A fugitive from Sacramento was arrested by Federal Bureau of Investigation agents in Virginia Thursday morning for his alleged ties to a large-scale credit card scheme.
On Aug. 27, 2015, Aleksandr Maslov was charged with 24 counts of wire fraud and two counts of mail fraud.
A California federal grand jury returned a three-count superseding indictment for Maslov’s alleged involvement in the scheme on Jan. 21, 2016.
Maslov was to go on trial for the two cases in October 2018 but never appeared for his trial confirmation hearing. In January 2019, an arrest warrant was issued and Maslov was charged for failing to appear in court.
An FBI and U.S. Secret Service investigation revealed that along with another Sacramento man and a man from Southern California, Maslov had allegedly defrauded over 119,000 credit card account holders.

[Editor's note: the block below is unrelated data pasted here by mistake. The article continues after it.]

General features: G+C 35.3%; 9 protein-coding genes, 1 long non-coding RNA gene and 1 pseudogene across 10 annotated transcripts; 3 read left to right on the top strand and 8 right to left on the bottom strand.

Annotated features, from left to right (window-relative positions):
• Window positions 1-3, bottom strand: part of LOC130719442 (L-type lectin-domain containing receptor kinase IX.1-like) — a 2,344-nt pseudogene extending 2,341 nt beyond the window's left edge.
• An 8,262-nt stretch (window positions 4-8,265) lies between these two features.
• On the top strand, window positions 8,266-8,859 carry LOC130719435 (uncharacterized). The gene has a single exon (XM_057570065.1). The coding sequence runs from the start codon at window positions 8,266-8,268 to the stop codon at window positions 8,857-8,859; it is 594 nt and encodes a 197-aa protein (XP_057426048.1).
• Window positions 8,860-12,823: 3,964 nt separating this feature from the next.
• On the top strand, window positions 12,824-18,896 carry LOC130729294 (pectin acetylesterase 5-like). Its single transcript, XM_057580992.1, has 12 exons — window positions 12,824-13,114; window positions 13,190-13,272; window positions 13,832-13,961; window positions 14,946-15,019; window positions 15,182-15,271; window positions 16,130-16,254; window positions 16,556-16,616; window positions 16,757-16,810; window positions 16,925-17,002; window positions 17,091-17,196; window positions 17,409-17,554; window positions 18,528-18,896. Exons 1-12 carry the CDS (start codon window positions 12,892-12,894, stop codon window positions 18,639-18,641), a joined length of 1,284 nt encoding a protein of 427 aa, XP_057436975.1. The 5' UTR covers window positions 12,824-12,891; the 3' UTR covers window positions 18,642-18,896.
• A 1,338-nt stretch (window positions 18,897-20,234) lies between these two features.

A 2015 FBI release on the case says “the defendants participated in a scheme to obtain money from credit card holders, credit card companies, and third-party credit card payment processors by charging individuals’ credit cards without their permission or knowledge for goods and services that were not provided.”
The two-and-a-half-year scheme involved the use of 70 fake businesses, such as “Best Box,” “Chevran” and “Walt Mart,” along with fake internet domain names and emails.
The FBI reports the California residents also used stolen or misappropriated copies of transcripts from Sacramento high schoolers and used the students’ identities to create the fictitious businesses.
Using the identities of theft victims, they withdrew cash from multiple bank accounts and made a large number of small payments.
“The defendants transferred money from the businesses’ merchant accounts to the bank accounts of the victims, and then withdrew cash from these accounts through ATM withdrawals, using debit cards and other means,” the 2015 FBI release states.